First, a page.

Cars splash through puddles Christmas Day on Minot Avenue in Auburn during a rainstorm. Andree Kehn/Sun Journal Buy this Photo

Santa delivered a Christmas Day rain storm across the state of Maine beginning Thursday evening that continued into Friday night.

Most of central and western Maine received an inch to an inch-and-a-half by midday Friday, according to the National Weather Service, and another 1 to 3 inches of rain was expected through the evening.

Wind gusts were not as ferocious was initially forecasted. Instead of 50-plus mile per hour wind, gusts were expected in the 35 mph range.

“We’re just not getting as good a mixing as we initially expected,” said Andy Pohl, a forecaster with the National Weather Service. “That’s something of a moving target, anyways.”

National Weather Service Meteorologist Derek Schroeter said Friday afternoon that “much of Maine” remained under a flood watch and the Kennebec River, in particular, was the focus of several warnings. That river was expected to rise above flood stage Friday night, resulting in minor flooding.

Sean Goodwin, director of Kennebec County’s Emergency Management Agency, wrote in an email release that the Kennebec River was expected to rise to at least 15.5 feet by 2 p.m. Saturday, which would also flood Front Street in Hallowell through Sunday. Waterfront Park in Augusta would also be flooded through Sunday afternoon. Temperatures hovered in the mid to high 40s, adding to the snow melt.

The Waterville Fire Department advised residents who live near the Kennebec River to park away from the shoreline. Even before the storm, Augusta officials were concerned about potential flooding from the Kennebec River onto Front Street, so public works closed parking beginning at 9 p.m. Thursday.

“It’s always a risk, and with the high winds there’s potential for wires down and we’ve had a few of them,” Augusta Fire Chief Scott Dunbar said.

Reports of downed trees and power lines picked up Friday afternoon. The Vassalboro Fire Department reported Bog Road, approximately half a mile from Route 201, was blocked due to a downed tree.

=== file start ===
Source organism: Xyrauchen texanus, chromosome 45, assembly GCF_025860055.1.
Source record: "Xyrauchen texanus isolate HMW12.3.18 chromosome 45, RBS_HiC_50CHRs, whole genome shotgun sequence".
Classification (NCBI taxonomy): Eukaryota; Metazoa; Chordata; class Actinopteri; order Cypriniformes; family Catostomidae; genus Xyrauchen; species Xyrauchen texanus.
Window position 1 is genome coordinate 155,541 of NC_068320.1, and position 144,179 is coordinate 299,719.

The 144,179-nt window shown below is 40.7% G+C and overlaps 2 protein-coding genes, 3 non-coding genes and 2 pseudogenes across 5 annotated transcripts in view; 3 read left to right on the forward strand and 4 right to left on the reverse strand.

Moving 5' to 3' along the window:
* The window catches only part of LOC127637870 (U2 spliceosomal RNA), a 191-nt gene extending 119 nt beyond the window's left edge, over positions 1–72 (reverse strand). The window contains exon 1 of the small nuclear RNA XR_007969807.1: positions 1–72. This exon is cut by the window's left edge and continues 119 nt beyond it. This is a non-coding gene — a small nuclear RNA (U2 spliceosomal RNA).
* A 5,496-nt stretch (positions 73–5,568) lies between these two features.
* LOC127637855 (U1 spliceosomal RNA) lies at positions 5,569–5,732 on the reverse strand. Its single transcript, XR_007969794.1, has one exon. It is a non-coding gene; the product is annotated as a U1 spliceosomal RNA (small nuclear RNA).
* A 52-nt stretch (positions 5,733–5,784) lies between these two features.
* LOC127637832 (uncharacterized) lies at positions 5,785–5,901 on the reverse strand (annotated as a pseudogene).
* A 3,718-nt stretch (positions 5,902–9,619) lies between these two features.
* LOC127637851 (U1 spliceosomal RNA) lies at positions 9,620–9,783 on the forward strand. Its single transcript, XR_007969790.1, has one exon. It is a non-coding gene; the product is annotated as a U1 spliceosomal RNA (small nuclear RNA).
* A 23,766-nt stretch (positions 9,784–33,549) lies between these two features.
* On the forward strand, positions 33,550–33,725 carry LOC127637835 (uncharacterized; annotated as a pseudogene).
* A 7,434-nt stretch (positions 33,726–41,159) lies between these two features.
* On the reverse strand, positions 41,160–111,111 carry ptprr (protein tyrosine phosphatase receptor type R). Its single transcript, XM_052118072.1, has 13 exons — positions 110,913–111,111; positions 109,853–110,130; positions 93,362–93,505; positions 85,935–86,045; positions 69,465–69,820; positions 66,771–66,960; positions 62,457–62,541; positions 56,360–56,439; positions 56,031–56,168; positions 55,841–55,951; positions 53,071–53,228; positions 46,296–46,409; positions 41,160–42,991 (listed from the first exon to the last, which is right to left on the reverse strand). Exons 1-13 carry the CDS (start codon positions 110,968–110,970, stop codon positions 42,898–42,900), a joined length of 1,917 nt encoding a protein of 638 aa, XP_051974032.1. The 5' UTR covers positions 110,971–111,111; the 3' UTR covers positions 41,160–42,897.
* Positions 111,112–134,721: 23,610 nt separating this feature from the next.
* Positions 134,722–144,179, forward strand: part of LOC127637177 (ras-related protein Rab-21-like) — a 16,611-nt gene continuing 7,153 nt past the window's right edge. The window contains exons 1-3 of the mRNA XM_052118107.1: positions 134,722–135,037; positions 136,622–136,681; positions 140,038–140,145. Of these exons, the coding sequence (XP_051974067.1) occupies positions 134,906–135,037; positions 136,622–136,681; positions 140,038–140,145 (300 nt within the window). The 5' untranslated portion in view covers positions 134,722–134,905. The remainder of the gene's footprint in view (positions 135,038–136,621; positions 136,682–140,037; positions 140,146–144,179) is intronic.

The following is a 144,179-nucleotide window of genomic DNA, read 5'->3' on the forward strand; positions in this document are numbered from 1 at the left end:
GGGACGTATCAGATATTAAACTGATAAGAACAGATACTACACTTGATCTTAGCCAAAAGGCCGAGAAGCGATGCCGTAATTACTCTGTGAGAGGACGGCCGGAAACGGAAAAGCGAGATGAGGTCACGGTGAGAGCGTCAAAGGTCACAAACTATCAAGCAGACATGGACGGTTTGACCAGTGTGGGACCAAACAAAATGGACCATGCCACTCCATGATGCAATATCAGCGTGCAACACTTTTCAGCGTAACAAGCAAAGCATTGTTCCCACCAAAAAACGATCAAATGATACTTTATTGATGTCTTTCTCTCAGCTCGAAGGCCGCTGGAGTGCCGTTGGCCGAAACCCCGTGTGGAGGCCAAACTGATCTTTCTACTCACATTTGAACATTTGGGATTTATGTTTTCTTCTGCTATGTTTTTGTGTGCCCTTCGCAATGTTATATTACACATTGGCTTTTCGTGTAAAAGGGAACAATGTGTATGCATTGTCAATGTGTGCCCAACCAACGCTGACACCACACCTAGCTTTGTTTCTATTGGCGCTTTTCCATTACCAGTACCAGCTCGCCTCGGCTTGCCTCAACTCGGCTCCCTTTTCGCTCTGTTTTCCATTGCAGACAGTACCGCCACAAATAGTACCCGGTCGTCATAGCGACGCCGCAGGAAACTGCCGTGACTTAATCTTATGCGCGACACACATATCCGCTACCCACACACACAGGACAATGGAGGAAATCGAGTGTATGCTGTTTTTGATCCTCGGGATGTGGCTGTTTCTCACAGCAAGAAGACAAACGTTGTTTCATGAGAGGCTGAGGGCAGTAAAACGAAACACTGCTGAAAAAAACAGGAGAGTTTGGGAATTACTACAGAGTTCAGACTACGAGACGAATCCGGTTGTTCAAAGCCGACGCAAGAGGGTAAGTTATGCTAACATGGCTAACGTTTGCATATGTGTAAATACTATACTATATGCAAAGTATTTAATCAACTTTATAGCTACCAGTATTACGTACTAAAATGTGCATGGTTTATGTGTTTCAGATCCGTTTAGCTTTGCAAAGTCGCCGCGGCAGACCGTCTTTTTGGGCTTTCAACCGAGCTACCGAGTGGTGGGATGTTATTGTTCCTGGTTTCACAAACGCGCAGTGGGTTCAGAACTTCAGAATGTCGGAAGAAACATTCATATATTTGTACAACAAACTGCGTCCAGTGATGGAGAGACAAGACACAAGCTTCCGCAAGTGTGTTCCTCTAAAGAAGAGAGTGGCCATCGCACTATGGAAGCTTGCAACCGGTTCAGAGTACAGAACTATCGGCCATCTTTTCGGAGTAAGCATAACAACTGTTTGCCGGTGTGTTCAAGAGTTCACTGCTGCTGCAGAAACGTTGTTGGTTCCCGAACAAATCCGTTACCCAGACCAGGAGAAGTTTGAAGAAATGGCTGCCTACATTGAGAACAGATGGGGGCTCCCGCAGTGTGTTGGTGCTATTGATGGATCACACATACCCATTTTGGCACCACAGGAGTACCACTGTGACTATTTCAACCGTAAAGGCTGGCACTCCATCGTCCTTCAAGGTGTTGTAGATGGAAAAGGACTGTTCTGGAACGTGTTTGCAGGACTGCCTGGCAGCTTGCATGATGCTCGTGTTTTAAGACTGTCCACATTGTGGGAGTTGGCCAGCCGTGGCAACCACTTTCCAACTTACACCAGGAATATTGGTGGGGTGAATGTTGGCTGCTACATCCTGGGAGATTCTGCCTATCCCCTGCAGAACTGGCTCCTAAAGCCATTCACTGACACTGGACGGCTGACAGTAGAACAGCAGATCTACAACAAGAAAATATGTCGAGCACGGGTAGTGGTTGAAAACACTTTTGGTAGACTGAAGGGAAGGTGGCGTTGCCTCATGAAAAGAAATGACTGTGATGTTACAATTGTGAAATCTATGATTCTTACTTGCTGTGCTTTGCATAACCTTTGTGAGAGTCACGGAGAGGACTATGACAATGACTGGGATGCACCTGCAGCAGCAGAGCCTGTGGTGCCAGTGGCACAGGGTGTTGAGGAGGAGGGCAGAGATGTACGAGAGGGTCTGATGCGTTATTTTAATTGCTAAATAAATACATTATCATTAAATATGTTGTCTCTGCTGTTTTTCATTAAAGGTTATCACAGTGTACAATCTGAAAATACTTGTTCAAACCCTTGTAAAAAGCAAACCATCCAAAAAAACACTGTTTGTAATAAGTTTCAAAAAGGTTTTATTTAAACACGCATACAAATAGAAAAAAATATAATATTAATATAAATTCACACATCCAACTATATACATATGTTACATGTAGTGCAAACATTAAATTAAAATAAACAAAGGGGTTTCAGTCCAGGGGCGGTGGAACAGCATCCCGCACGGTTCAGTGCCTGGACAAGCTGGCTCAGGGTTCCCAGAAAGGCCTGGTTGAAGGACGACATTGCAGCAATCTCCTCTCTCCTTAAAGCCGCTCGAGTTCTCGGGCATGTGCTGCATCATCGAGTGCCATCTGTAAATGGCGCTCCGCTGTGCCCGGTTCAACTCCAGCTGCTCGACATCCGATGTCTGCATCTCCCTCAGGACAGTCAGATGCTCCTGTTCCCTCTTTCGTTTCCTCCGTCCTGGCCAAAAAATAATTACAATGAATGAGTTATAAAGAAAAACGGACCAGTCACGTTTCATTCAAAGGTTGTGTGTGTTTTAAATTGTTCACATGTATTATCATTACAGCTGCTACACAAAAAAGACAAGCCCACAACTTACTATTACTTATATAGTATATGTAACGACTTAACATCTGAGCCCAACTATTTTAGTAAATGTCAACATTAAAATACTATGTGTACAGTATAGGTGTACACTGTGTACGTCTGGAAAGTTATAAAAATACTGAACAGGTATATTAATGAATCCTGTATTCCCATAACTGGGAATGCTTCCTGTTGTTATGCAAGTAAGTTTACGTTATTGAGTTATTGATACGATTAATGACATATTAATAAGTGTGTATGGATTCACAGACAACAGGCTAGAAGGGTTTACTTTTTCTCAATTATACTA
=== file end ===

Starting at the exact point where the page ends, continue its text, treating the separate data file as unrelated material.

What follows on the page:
“Obviously the road’s blocked off right now because we can’t have traffic go through there, but other than that, knock on wood, things have been pretty quiet,” Vassalboro Fire Chief Walker Thompson said. “I’m sure as time goes on and the wind blows, I’m sure we’ll get a couple more.”

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During the day, Central Maine Power reported power outages for customers throughout its coverage area, including Androscoggin, Oxford, Franklin and Kennebec counties. However, outages were few and never topped 10,000, according to CMP, compared to earlier this month when 100,000 customers were without electricity.

By 5 p.m., just one customer was without power in Androscoggin County and there were no outages in Oxford and Franklin counties. Just 252 people were without power in Kennebec County. There were just over 1,200 outages overall for CMP.

“The wind’s going to die down over night,” Goodwin said. “That makes it easier for power restoration for some people.” 

CMP said it had about 100 line crews, 90 tree crews and 75 contractor crews working across its service area Friday.

“Outage numbers have fluctuated all day, but the wind has not been as damaging as forecasted, limiting the numbers,” said Kerri Therriault, director of electric operations. “We certainly understand any outages are especially problematic on a holiday, we appreciate our customers’ patience, and are working to repair system damage as it happens as quickly and safely as we can.”

A utility crew works on power lines Christmas Day on Hotel Road in Auburn. Andree Kehn/Sun Journal Buy this Photo

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